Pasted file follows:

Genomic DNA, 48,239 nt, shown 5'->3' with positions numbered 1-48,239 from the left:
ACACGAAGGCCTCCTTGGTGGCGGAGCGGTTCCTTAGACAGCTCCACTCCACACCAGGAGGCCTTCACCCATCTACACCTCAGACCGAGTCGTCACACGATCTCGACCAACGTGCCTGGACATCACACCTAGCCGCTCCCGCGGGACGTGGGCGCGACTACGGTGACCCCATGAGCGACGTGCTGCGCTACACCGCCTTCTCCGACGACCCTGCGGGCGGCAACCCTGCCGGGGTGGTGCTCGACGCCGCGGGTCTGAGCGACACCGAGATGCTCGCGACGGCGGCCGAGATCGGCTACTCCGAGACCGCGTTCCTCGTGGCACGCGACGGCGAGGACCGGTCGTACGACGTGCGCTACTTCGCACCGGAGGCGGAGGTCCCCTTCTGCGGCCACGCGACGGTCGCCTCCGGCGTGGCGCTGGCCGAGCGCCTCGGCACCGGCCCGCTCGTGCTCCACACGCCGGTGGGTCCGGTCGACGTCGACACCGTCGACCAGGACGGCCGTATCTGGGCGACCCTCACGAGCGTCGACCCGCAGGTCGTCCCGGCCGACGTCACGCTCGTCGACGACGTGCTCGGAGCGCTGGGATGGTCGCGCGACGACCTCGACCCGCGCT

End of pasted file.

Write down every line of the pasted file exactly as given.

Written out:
Genomic DNA, 48,239 nt, shown 5'->3' with positions numbered 1-48,239 from the left:
ACACGAAGGCCTCCTTGGTGGCGGAGCGGTTCCTTAGACAGCTCCACTCCACACCAGGAGGCCTTCACCCATCTACACCTCAGACCGAGTCGTCACACGATCTCGACCAACGTGCCTGGACATCACACCTAGCCGCTCCCGCGGGACGTGGGCGCGACTACGGTGACCCCATGAGCGACGTGCTGCGCTACACCGCCTTCTCCGACGACCCTGCGGGCGGCAACCCTGCCGGGGTGGTGCTCGACGCCGCGGGTCTGAGCGACACCGAGATGCTCGCGACGGCGGCCGAGATCGGCTACTCCGAGACCGCGTTCCTCGTGGCACGCGACGGCGAGGACCGGTCGTACGACGTGCGCTACTTCGCACCGGAGGCGGAGGTCCCCTTCTGCGGCCACGCGACGGTCGCCTCCGGCGTGGCGCTGGCCGAGCGCCTCGGCACCGGCCCGCTCGTGCTCCACACGCCGGTGGGTCCGGTCGACGTCGACACCGTCGACCAGGACGGCCGTATCTGGGCGACCCTCACGAGCGTCGACCCGCAGGTCGTCCCGGCCGACGTCACGCTCGTCGACGACGTGCTCGGAGCGCTGGGATGGTCGCGCGACGACCTCGACCCGCGCT